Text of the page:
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Our new series takes a hard look at how venture capital works, and finds positives — and plenty of negatives.
Our latest Medium Premium series from author (and software company founder) Luke Kanies delves into the details of how venture capital firms work, from how they raise and return capital to their investors, to why the best companies tend to partner with the most successful investors, causing the gains to accumulate in the top firms. The series also focuses on venture’s lack of diversity, and argues for new approaches to fix what has become a glaring deficiency.
Kanies’ work does not pull punches. He warns founders against raising capital unless they truly understand the deal they are agreeing to: You must manage your company to grow toward a highly unlikely exit, and in doing so, you will likely run your company into the ground. Venture capital, he argues, is structured in such a way as to deliver trauma to everyone involved. After all, this is an industry built around making many bets, but expecting most to fail. The first series warns that If You Take Venture Capital, You’re Forcing Your Company To Exit, while the second piece explains how the spoils of success will keep accumulating at the top. The next installment, due early next week, examines the problem of diversity in the sector.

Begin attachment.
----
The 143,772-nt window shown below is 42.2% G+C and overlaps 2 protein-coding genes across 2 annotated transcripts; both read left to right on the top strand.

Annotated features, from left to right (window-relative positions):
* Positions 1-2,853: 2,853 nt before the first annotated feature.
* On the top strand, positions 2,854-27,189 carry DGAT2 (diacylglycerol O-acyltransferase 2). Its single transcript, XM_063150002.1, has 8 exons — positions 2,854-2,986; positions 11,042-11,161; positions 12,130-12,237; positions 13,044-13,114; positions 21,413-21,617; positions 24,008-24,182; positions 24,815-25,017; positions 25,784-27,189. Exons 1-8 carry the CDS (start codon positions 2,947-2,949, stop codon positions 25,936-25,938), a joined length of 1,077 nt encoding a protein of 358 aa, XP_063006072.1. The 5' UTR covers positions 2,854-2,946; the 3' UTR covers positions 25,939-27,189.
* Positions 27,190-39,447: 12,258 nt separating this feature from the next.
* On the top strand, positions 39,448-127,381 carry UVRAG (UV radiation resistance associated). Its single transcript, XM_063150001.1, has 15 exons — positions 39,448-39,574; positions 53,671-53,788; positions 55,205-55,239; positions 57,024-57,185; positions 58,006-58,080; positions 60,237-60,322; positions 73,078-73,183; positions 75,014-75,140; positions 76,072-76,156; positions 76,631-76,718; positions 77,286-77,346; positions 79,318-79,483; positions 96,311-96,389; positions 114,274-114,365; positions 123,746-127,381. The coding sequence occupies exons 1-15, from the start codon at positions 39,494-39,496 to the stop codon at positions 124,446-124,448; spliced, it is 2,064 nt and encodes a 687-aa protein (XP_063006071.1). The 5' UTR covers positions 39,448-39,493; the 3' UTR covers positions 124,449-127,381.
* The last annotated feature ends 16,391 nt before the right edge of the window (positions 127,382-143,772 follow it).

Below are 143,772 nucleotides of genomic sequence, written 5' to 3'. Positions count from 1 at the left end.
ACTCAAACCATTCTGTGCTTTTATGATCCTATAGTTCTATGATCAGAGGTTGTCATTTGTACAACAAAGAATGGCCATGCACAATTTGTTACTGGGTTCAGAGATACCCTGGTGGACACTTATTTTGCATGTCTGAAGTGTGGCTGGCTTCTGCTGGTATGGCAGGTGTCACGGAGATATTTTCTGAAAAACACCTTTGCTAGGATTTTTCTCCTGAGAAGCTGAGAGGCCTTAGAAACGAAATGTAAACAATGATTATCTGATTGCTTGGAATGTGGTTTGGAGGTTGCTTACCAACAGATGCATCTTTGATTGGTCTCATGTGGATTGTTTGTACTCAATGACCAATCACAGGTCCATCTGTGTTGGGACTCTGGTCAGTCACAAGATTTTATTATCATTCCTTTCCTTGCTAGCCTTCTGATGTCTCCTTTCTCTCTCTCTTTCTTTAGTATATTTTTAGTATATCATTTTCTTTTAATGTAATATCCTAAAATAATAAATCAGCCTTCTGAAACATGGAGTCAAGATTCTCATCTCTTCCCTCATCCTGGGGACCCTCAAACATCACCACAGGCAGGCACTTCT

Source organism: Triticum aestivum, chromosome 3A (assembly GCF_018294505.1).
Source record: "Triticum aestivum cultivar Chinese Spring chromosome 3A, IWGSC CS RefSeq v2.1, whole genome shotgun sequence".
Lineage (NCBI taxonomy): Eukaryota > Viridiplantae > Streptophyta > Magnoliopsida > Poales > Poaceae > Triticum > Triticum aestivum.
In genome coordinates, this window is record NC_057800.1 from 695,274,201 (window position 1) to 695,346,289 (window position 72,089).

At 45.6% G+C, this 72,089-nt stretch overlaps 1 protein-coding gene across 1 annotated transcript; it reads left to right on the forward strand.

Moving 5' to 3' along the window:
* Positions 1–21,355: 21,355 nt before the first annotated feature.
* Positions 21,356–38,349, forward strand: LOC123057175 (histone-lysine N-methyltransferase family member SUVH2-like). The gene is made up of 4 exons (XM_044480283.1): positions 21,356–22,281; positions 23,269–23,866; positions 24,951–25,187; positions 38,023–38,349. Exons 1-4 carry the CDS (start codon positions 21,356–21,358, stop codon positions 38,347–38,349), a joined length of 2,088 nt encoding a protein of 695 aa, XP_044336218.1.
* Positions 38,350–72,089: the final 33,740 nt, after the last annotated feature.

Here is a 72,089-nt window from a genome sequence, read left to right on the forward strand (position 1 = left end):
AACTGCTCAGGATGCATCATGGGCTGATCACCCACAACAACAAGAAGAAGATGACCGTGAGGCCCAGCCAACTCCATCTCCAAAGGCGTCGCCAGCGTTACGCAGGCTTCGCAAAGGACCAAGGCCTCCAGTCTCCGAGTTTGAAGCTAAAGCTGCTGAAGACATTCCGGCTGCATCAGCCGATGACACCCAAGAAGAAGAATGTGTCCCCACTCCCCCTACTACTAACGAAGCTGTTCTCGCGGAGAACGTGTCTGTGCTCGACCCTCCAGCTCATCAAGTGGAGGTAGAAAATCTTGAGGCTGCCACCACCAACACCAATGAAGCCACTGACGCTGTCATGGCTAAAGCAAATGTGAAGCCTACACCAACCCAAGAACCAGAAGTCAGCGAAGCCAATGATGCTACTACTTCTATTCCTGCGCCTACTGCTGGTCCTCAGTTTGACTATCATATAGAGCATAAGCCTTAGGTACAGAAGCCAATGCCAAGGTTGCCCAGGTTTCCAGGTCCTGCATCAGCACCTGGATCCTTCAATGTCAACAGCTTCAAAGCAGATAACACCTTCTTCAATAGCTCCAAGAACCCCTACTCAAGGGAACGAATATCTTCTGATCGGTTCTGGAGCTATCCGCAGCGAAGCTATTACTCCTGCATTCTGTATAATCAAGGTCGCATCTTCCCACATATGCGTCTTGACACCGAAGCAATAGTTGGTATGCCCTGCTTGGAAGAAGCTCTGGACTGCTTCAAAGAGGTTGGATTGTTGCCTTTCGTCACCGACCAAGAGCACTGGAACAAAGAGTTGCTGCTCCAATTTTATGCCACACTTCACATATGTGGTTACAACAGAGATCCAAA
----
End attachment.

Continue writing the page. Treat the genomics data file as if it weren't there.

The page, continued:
But all is not gloom and doom in the world of venture capital. The series will soon shift to how we might build a more open market around investment and company creation. That way, venture capital can include, enrich, and benefit all parts of the economy.
Explore the Series:
Read Part I: If You Take Venture Capital, You’re Forcing Your Company To Exit
Read Part II: Why the Most Successful VC Firms Keep Winning